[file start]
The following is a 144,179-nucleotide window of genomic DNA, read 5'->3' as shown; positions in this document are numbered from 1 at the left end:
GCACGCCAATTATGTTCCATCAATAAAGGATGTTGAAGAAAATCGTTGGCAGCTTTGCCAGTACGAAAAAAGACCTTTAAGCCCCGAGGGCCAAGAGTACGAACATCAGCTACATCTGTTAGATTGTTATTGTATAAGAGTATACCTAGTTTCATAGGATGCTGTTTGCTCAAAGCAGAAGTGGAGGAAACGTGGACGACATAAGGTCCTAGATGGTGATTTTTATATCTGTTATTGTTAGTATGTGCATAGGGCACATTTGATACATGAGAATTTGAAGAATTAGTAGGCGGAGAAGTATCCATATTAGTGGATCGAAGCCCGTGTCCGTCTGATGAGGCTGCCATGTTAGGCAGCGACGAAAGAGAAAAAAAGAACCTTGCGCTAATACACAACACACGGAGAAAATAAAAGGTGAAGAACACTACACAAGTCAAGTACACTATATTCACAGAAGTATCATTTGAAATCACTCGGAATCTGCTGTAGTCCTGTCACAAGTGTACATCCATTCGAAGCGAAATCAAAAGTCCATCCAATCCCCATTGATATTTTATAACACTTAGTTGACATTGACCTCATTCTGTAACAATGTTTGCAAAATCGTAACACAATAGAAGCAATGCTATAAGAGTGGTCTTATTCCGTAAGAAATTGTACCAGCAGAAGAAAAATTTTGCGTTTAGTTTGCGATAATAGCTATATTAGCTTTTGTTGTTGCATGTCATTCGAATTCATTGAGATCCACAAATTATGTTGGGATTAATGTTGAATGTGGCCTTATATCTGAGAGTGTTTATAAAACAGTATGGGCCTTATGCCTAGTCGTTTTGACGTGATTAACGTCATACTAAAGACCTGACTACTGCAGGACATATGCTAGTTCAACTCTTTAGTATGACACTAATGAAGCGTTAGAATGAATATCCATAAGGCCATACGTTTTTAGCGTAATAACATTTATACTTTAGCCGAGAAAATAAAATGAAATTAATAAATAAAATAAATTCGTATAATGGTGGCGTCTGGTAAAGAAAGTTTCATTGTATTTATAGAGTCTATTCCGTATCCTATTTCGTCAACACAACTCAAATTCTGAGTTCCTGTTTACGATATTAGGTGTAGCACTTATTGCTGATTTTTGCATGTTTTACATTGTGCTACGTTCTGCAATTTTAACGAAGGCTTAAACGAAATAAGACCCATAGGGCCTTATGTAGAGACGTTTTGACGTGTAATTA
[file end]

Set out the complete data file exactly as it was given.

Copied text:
The following is a 144,179-nucleotide window of genomic DNA, read 5'->3' as shown; positions in this document are numbered from 1 at the left end:
GCACGCCAATTATGTTCCATCAATAAAGGATGTTGAAGAAAATCGTTGGCAGCTTTGCCAGTACGAAAAAAGACCTTTAAGCCCCGAGGGCCAAGAGTACGAACATCAGCTACATCTGTTAGATTGTTATTGTATAAGAGTATACCTAGTTTCATAGGATGCTGTTTGCTCAAAGCAGAAGTGGAGGAAACGTGGACGACATAAGGTCCTAGATGGTGATTTTTATATCTGTTATTGTTAGTATGTGCATAGGGCACATTTGATACATGAGAATTTGAAGAATTAGTAGGCGGAGAAGTATCCATATTAGTGGATCGAAGCCCGTGTCCGTCTGATGAGGCTGCCATGTTAGGCAGCGACGAAAGAGAAAAAAAGAACCTTGCGCTAATACACAACACACGGAGAAAATAAAAGGTGAAGAACACTACACAAGTCAAGTACACTATATTCACAGAAGTATCATTTGAAATCACTCGGAATCTGCTGTAGTCCTGTCACAAGTGTACATCCATTCGAAGCGAAATCAAAAGTCCATCCAATCCCCATTGATATTTTATAACACTTAGTTGACATTGACCTCATTCTGTAACAATGTTTGCAAAATCGTAACACAATAGAAGCAATGCTATAAGAGTGGTCTTATTCCGTAAGAAATTGTACCAGCAGAAGAAAAATTTTGCGTTTAGTTTGCGATAATAGCTATATTAGCTTTTGTTGTTGCATGTCATTCGAATTCATTGAGATCCACAAATTATGTTGGGATTAATGTTGAATGTGGCCTTATATCTGAGAGTGTTTATAAAACAGTATGGGCCTTATGCCTAGTCGTTTTGACGTGATTAACGTCATACTAAAGACCTGACTACTGCAGGACATATGCTAGTTCAACTCTTTAGTATGACACTAATGAAGCGTTAGAATGAATATCCATAAGGCCATACGTTTTTAGCGTAATAACATTTATACTTTAGCCGAGAAAATAAAATGAAATTAATAAATAAAATAAATTCGTATAATGGTGGCGTCTGGTAAAGAAAGTTTCATTGTATTTATAGAGTCTATTCCGTATCCTATTTCGTCAACACAACTCAAATTCTGAGTTCCTGTTTACGATATTAGGTGTAGCACTTATTGCTGATTTTTGCATGTTTTACATTGTGCTACGTTCTGCAATTTTAACGAAGGCTTAAACGAAATAAGACCCATAGGGCCTTATGTAGAGACGTTTTGACGTGTAATTA